MSNBC Host Elaborates on Her Claim That Children Don't Belong to Their Parents
Melissa Harris-Perry says she has received "hateful, personal attacks" in response to an MSNBC promotional video that featured the host talking about the need to "break through our kind of private idea that kids belong to their parents, or kids belong to their families, and recognize that kids belong to whole communities."
In a blog post on MSNBC.com titled "Why caring for children is not just a parent's job," Harris-Perry fleshed out her thesis and scolded her critics for overreacting taking her at her word:
I have no intention of apologizing for saying that our children, all of our children, are part of more than our households, they are part of our communities and deserve to have the care, attention, resources, respect and opportunities of those communities.
When the flood of vitriolic responses to the ad began, my first reaction was relief. I had spent the entire day grading papers and was relieved that since these children were not my responsibility, I could simply mail the students' papers to their moms and dads to grade! But of course, that is a ridiculous notion. As a teacher, I have unique responsibilities to the students in my classroom at Tulane University, and I embrace those responsibilities. It is why I love my job.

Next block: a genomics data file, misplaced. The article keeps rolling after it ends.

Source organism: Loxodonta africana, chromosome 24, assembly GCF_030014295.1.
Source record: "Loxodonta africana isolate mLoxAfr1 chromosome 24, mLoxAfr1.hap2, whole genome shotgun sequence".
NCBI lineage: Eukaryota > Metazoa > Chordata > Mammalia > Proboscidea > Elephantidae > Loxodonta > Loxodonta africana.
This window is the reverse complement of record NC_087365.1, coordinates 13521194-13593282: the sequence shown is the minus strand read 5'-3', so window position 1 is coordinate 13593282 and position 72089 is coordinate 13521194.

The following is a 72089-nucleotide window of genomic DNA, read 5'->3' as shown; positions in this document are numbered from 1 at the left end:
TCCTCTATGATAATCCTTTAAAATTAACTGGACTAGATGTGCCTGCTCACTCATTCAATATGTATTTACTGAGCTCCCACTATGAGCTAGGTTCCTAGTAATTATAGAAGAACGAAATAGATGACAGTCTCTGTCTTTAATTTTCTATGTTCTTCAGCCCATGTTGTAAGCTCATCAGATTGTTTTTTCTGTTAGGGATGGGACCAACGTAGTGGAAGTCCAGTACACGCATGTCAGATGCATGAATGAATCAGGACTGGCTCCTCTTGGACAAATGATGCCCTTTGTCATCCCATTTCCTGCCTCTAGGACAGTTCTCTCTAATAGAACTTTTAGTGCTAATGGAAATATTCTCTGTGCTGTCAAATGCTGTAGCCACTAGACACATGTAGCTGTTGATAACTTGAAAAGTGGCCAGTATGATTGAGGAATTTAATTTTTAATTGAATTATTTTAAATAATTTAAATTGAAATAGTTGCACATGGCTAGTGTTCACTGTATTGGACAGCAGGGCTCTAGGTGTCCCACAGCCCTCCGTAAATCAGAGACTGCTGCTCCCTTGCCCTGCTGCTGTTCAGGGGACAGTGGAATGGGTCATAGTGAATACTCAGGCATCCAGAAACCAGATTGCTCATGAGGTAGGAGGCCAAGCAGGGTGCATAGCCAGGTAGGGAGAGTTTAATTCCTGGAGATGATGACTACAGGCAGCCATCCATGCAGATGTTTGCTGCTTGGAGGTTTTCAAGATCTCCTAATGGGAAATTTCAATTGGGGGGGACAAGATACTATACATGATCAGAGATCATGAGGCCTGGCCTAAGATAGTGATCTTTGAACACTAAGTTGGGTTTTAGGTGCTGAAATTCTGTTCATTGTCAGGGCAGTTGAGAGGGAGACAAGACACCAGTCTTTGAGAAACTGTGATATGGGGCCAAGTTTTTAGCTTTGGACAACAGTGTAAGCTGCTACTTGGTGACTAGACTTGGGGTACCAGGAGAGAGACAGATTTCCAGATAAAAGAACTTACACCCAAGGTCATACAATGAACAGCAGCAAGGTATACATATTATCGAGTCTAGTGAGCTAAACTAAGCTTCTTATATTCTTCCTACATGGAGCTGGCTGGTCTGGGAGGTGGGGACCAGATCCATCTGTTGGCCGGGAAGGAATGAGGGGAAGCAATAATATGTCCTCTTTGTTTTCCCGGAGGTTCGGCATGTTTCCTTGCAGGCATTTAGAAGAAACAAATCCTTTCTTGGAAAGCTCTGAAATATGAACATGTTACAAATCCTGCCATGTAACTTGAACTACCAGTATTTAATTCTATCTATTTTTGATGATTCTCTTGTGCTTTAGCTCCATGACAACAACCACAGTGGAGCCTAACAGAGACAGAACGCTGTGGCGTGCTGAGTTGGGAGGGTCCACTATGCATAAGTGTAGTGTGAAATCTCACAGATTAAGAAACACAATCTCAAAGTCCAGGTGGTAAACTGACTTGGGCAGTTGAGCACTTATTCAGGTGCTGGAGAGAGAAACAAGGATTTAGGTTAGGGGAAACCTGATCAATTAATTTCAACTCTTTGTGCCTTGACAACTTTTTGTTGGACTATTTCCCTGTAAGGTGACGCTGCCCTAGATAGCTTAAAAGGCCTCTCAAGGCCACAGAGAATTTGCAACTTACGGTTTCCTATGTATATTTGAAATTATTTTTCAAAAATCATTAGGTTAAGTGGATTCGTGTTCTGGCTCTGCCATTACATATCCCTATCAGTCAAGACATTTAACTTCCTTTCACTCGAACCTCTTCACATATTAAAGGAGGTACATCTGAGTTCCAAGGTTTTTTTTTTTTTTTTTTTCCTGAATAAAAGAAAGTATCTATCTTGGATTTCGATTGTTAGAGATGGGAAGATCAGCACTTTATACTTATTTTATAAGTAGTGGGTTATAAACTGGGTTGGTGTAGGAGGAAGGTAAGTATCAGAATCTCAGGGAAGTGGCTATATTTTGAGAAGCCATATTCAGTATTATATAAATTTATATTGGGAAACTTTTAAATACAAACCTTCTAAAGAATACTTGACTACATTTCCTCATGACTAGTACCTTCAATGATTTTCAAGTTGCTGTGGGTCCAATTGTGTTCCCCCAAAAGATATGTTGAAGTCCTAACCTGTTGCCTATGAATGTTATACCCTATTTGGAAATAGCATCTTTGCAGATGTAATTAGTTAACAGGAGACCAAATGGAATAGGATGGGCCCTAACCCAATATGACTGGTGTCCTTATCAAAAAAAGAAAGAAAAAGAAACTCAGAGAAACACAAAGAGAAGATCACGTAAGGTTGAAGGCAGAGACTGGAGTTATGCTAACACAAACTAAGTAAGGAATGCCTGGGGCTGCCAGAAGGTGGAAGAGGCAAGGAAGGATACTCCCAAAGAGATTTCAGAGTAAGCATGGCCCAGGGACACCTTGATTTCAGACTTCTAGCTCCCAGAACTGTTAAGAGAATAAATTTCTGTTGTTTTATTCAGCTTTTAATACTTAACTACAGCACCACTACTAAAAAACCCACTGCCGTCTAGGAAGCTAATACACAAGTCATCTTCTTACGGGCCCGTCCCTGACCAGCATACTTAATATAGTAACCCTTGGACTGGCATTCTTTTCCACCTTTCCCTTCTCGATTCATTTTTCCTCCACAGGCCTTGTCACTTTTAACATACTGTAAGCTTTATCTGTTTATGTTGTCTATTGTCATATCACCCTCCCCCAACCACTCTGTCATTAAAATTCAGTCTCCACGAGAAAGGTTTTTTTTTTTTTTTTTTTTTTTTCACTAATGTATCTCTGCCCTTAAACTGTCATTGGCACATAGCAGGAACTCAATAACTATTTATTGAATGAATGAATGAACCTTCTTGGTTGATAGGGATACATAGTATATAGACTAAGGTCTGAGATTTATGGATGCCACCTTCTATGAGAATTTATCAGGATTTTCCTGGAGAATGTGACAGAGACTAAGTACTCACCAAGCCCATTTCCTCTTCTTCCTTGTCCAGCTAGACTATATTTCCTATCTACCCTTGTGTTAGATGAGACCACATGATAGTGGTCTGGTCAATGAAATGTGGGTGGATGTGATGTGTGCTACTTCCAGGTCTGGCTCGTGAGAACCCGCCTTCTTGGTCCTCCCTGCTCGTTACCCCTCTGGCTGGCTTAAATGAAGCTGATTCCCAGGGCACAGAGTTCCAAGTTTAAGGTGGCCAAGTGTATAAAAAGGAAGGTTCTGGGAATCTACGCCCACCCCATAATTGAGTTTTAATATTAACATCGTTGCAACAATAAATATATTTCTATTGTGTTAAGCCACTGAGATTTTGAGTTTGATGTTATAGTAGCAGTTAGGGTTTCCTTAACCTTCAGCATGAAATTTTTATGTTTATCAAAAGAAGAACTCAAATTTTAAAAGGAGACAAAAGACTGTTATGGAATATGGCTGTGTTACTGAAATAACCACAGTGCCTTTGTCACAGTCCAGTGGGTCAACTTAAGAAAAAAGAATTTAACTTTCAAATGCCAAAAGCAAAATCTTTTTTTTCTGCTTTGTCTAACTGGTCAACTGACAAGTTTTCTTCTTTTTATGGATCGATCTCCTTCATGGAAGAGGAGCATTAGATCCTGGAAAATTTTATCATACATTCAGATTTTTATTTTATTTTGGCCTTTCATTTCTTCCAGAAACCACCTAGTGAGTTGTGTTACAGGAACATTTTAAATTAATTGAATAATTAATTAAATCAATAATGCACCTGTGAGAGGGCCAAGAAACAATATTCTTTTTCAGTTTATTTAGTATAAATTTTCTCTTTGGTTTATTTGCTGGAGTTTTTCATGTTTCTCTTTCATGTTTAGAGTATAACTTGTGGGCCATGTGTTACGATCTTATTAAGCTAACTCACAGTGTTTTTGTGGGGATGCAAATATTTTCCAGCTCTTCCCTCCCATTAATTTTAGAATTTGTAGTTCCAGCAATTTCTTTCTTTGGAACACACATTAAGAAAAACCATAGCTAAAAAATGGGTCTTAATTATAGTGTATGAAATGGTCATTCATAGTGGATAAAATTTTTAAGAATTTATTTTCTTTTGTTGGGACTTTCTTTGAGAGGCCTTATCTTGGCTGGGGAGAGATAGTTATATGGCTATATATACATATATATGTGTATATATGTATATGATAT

Then I started asking myself where did I learn this lesson about our collective responsibility to children. So many answers quickly became evident.
I learned it from my mother who, long after her own kids were teens, volunteered on the non profit boards of day care centers that served under-resourced children.
I learned it from my father who, despite a demanding career and a large family of his own, always coached boys' basketball teams in our town.
I learned it from my third-grade public school teacher, who gave me creative extra work and opened up her classroom to me after school so that I wouldn't get bored and get in trouble.
It goes on like that for a while. Watch the original video:
H/T Reason contributor Matt Hurtt